At the outbreak of war in 1939, the Accounts Office was a peaceful, worry-free haven. There was plenty of time for morning and afternoon tea, and no-one bothered unduly if one went ashore a little ahead of closing time.
Hitler’s march into Poland changed this situation; the huge task of organising ships and men for the new war at sea began; work commenced on the construction of the Captain Cook Dock, and a gigantic ship-building programme was put into operation.
Few people today under the age of 50 have any idea of the nature of this nation-wide construction plan. In Queensland, Walker’s Limited of Maryborough built frigates and corvettes; Norman Wright of Bulimba constructed Fairmile motor launches; Evans Deakin and Co., Brisbane, built frigates and corvettes.
In New South Wales the list was: Cockatoo Dockyard, Sydney, (Tribal destroyers, frigates, corvettes); Morts Dock and Engineering Co., Sydney, (frigates, corvettes); Poole and Steele, Sydney, (corvettes); Lars Halvorsen and Sons Pty. Ltd., (Fairmiles); NSW State Dockyard, Newcastle, (1 corvette, 1 frigate).
The Naval Dockyard at Williamstown in Victoria built corvettes, while at Whyalla in South Australia, the Broken Hill Co. Pty. Ltd. built corvettes.
Garden Island played a major part in the payment and scrutiny of accounts relating to this construction programme. Mr. Keating organised a team of Accounts Inspecting Officers who spent their time from Monday to Thursday at the yards of the contractors. On Friday they returned to Garden Island with the result of the week’s work. The AICs worked under the direction of Mr. R. Bennett, a brother of Major-General H. Gordon Bennett, who had been the General Officer Commanding Australian Imperial Force, Malaya, and author of Why Singapore Fell (Angus & Robertson, 1944). Like his brother, Mr. Bennett was a talented man of great ability; his contribution towards the shipbuilding programme was immense.
War also brought unparalleled expansion to the Naval Stores, the Royal Edward Victualling Yard at Pyrmont, and to the Armament Depot at Spectacle Island. The expenses incurred in these vastly increased activities all came to the Accounts Branch for payment.
In 1943 Mr. Keating’s workload became intolerable; he was snowed under with files and papers. He sent a SOS to the Public Service Board and asked for someone to be sent to relieve him of the burden. I was selected as a person likely to help, and an interview was arranged. The Accountant apparently liked the look of me, and I remained with him until he was transferred to Navy Office, Melbourne as Director of Navy Accounts at the end of the war.
The Accountant was a sturdy man of middle height with greying hair and steel blue eyes which intimidated the most hostile opponent. He was a strong individual, both physically and mentally. He rode around Lane Cove, the suburb in which he lived, on a bicycle, and chopped down trees on his property for exercise.
I never saw him lose his cool, or waver in one decision he made. No-one took any liberties of him, he did not tolerate fools gladly. He had an astounding knowledge of accounting procedure as practiced at Navy Office, and was an able authority on the Navy Accounts Manual, and Treasury and Public Service Regulations. His branch operated on a set of instructions written by himself, and which covered every aspect of accounting work likely to be encountered in the NSW area.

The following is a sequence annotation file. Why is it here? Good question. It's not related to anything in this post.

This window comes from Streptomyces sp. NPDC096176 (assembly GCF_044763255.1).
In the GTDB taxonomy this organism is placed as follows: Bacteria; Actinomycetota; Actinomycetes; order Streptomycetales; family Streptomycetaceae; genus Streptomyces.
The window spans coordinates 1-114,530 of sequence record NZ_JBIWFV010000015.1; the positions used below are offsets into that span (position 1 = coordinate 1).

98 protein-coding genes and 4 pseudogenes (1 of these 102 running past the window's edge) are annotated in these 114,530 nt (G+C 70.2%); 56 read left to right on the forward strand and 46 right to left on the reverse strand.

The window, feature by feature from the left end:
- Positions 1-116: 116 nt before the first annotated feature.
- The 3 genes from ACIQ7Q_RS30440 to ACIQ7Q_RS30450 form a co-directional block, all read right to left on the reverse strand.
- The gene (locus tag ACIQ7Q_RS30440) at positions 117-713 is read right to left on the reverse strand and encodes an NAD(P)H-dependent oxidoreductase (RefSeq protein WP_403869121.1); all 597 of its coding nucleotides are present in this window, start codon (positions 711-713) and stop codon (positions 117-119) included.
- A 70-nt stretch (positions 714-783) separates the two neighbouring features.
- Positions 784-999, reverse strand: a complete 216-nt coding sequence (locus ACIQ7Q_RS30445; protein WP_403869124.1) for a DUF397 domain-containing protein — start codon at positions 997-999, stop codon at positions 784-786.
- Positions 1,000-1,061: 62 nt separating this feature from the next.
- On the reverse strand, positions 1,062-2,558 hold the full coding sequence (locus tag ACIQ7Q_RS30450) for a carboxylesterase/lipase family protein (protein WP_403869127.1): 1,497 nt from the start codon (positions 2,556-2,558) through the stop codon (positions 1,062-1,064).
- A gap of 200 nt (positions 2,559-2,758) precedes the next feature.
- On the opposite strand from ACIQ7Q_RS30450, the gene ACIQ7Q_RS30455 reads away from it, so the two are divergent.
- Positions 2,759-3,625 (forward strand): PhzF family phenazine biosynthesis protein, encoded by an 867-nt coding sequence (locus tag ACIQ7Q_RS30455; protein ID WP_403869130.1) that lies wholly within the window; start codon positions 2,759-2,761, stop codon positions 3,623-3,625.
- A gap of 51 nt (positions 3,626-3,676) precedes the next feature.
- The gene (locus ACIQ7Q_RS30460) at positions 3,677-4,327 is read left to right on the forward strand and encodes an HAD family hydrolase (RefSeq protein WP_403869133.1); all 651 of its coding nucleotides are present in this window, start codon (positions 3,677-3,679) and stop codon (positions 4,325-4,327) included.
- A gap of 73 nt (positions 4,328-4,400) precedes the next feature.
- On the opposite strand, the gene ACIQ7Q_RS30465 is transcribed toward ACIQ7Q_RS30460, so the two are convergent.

Mr. Keating led an isolated life, like a ship’s captain, and rarely spoke to anyone in the branch, apart from his immediate circle, which consisted of Mr. Guerin (who made the presentations, listened to staff complaints, and generally shielded him from all the minor pressures of the day), myself and Mr. William Benny, his personal messenger, a wise old Cornishman who had been a bandsman in the battle-cruiser Australia (1913-1924).
The other pillar of strength in the Accounts Branch was Michael Wolfe Tone Guerin, the Cost Accountant, who was Mr. Keating’s deputy. The Accountant leaned heavily on Mr. Guerin, who was an authority on cost-plus and ship construction accounts. He made the financial arrangements in connection with the requisition for naval purposes of small craft in NSW. This was a formidable task. My desk was always packed with files relating to the ‘little ships’ whose disgruntled owners were never satisfied with the compensation offered.
Mr. Keating, Mr. Guerin, and Mr. Benny figured in the book written by the noted Australian writer Nancy Keesing, who had spent some time in the Accounts Branch in the days of her youth. The book was called Garden Island People.
I remember Nancy well. She was a good looking girl and was attached to the Rating Section run by Mr. Bert Bootle. I regret to say I don’t think I ever exchanged one word with her. My association with Mr. Keating made the staff very wary of me! Garden Island was a soul-destroying experience for Nancy, who had considerable literary gifts, and who is now regarded as one of the major poets of Australia. To spend five and a half days a week searching through naval stores bundles, and writing meaningless fixtures into a rating ledger must have been frustrating to say the least.
In her book Mr. Keating is called Mr. Keeling, Mr. Guerin Mr. O’Brien and Mr. Bootle, the book’s hero, Mr. Tapple. Garden Island People is a true and accurate account of day-to-day life in Canary Cottage, as the fibro finance building was called, and Cedric Emanuel’s drawings are a delight. This is an important book and a worthy contribution to the history of Garden Island.